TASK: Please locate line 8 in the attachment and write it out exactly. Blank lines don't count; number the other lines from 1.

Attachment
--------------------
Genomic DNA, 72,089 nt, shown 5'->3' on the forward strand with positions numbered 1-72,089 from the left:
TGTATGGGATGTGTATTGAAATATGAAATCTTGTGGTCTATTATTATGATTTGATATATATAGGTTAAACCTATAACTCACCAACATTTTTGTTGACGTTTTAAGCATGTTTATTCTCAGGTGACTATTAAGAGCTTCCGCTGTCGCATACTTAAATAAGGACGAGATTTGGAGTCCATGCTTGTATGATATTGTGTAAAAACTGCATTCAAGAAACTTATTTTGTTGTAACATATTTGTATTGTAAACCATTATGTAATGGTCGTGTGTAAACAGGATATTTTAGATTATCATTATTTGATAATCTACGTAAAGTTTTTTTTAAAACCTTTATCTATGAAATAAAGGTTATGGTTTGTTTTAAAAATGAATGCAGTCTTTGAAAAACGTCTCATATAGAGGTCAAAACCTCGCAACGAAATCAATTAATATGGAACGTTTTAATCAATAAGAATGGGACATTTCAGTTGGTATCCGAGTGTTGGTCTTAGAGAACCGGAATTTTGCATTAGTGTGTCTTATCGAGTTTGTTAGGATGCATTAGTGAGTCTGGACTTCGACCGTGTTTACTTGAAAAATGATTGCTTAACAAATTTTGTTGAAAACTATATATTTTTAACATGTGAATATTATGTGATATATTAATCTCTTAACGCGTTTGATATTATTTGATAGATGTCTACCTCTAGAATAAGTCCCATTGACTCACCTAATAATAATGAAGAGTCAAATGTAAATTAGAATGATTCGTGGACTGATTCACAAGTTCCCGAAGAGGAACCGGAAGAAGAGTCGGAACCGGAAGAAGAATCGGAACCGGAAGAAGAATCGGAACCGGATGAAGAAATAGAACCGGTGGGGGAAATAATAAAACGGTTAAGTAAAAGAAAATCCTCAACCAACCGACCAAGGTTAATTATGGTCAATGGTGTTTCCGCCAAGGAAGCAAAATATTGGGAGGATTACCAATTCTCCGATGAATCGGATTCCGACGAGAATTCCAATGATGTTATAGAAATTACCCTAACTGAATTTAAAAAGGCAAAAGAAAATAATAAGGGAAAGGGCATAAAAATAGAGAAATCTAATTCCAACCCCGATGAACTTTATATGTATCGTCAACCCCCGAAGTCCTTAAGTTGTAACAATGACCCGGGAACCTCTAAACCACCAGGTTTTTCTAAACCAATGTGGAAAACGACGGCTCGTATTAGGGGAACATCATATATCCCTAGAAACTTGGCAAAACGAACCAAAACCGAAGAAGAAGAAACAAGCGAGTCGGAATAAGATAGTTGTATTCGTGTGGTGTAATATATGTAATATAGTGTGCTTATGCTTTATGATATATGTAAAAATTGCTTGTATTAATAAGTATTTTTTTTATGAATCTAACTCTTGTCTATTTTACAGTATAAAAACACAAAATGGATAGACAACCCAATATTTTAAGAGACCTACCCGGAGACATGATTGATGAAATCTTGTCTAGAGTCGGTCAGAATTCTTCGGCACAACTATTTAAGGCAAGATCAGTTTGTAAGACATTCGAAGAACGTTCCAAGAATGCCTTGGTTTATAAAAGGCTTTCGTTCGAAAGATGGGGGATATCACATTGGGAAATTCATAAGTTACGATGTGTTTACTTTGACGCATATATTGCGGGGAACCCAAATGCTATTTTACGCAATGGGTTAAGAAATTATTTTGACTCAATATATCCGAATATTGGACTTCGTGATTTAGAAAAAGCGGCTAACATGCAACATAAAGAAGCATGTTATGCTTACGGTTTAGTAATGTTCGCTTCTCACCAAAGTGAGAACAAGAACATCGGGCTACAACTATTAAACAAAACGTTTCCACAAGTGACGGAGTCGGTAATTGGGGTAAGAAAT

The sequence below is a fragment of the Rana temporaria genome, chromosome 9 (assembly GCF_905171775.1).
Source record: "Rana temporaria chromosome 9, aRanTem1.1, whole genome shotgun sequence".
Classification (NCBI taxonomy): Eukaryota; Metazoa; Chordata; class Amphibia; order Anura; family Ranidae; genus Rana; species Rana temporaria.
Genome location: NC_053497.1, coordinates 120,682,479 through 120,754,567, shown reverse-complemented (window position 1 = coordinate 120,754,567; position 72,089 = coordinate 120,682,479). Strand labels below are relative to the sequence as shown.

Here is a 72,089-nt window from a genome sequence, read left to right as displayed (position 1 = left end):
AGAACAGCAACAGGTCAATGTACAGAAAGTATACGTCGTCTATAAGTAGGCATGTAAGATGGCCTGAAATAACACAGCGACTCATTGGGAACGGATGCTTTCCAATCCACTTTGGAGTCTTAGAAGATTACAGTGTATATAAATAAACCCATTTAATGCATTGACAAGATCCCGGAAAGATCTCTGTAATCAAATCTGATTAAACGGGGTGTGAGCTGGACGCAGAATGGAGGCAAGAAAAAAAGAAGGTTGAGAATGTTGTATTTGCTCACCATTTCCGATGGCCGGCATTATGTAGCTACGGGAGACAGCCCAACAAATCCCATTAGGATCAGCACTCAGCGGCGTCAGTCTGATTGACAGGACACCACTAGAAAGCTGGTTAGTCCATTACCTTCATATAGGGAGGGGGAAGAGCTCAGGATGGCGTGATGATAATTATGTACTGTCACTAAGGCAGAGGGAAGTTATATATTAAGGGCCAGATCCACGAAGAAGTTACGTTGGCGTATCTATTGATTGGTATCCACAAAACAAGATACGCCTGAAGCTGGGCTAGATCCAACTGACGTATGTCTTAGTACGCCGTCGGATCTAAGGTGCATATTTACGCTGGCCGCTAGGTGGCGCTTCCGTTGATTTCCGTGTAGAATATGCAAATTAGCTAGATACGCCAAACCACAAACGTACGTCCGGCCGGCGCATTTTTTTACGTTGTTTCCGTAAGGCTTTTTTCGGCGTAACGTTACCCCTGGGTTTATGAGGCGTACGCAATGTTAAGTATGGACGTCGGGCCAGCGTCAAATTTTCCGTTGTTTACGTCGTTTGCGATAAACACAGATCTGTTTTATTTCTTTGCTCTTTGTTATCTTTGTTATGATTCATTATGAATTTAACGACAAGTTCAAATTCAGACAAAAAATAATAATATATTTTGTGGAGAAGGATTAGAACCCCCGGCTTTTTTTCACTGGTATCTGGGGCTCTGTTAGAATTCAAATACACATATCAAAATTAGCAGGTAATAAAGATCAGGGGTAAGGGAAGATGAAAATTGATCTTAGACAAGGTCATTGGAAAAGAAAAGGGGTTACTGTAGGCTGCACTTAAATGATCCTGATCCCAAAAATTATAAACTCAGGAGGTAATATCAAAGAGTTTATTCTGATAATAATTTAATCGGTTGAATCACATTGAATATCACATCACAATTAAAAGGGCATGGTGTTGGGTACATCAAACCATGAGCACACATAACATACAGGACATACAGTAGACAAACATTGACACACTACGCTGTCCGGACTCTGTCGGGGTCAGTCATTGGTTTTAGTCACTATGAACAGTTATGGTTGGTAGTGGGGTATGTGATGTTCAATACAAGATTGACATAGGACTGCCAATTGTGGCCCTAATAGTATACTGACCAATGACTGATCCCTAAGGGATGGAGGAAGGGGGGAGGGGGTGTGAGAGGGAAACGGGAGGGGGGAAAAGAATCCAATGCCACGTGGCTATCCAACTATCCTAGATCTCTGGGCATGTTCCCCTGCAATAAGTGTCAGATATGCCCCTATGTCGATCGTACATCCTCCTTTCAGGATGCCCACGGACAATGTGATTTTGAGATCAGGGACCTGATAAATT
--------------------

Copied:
AGAACAGCAACAGGTCAATGTACAGAAAGTATACGTCGTCTATAAGTAGGCATGTAAGATGGCCTGAAATAACACAGCGACTCATTGGGAACGGATGCTTTCCAATCCACTTTGGAGTCTTAGAAGATTACAGTGTATATAAATAAACCCATTTAATGCATTGACAAGATCCCGGAAAGATCTCTGTAATCAAATCTGATTAAACGGGGTGTGAGCTGGACGCAGAATGGAGGCAAGAAAAAAAGAAGGTTGAGAATGTTGTATTTGCTCACCATTTCCGATGGCCGGCATTATGTAGCTACGGGAGACAGCCCAACAAATCCCATTAGGATCAGCACTCAGCGGCGTCAGTCTGATTGACAGGACACCACTAGAAAGCTGGTTAGTCCATTACCTTCATATAGGGAGGGGGAAGAGCTCAGGATGGCGTGATGATAATTATGTACTGTCACTAAGGCAGAGGGAAGTTATATATTAAGGGCCAGATCCACGAAGAAGTTACGTTGGCGTATCTATTGATTGGTATCCACAAAACAAGATACGCCTGAAGCTGGGCTAGATCCAACTGACGTATGTCTTAGTACGCCGTCGGATCTAAGGTGCATATTTACGCTGGCCGCTAGGTGGCGCTTCCGTTGATTTCCGTGTAGAATATGCAAATTAGCTAGATACGCCAAACCACAAACGTACGTCCGGCCGGCGCATTTTTTTACGTTGTTTCCGTAAGGCTTTTTTCGGCGTAACGTTACCCCTGGGTTTATGAGGCGTACGCAATGTTAAGTATGGACGTCGGGCCAGCGTCAAATTTTCCGTTGTTTACGTCGTTTGCGATAAACACAGATCTGTTTTATTTCTTTGCTCTTTGTTATCTTTGTTATGATTCATTATGAATTTAACGACAAGTTCAAATTCAGACAAAAAATAATAATATATTTTGTGGAGAAGGATTAGAACCCCCGGCTTTTTTTCACTGGTATCTGGGGCTCTGTTAGAATTCAAATACACATATCAAAATTAGCAGGTAATAAAGATCAGGGGTAAGGGAAGATGAAAATTGATCTTAGACAAGGTCATTGGAAAAGAAAAGGGGTTACTGTAGGCTGCACTTAAATGATCCTGATCCCAAAAATTATAAACTCAGGAGGTAATATCAAAGAGTTTATTCTGATAATAATTTAATCGGTTGAATCACATTGAATATCACATCACAATTAAAAGGGCATGGTGTTGGGTACATCAAACCATGAGCACACATAACATACAGGACATACAGTAGACAAACATTGACACACTACGCTGTCCGGACTCTGTCGGGGTCAGTCATTGGTTTTAGTCACTATGAACAGTTATGGTTGGTAGTGGGGTATGTGATGTTCAATACAAGATTGACATAGGACTGCCAATTGTGGCCCTAATAGTATACTGACCAATGACTGATCCCTAAGGGATGGAGGAAGGGGGGAGGGGGTGTGAGAGGGAAACGGGAGGGGGGAAAAGAATCCAATGCCACGTGGCTATCCAACTATCCTAGATCTCTGGGCATGTTCCCCTGCAATAAGTGTCAGATATGCCCCTATGTCGATCGTACATCCTCCTTTCAGGATGCCCACGGACAATGTGATTTTGAGATCAGGGACCTGATAAATT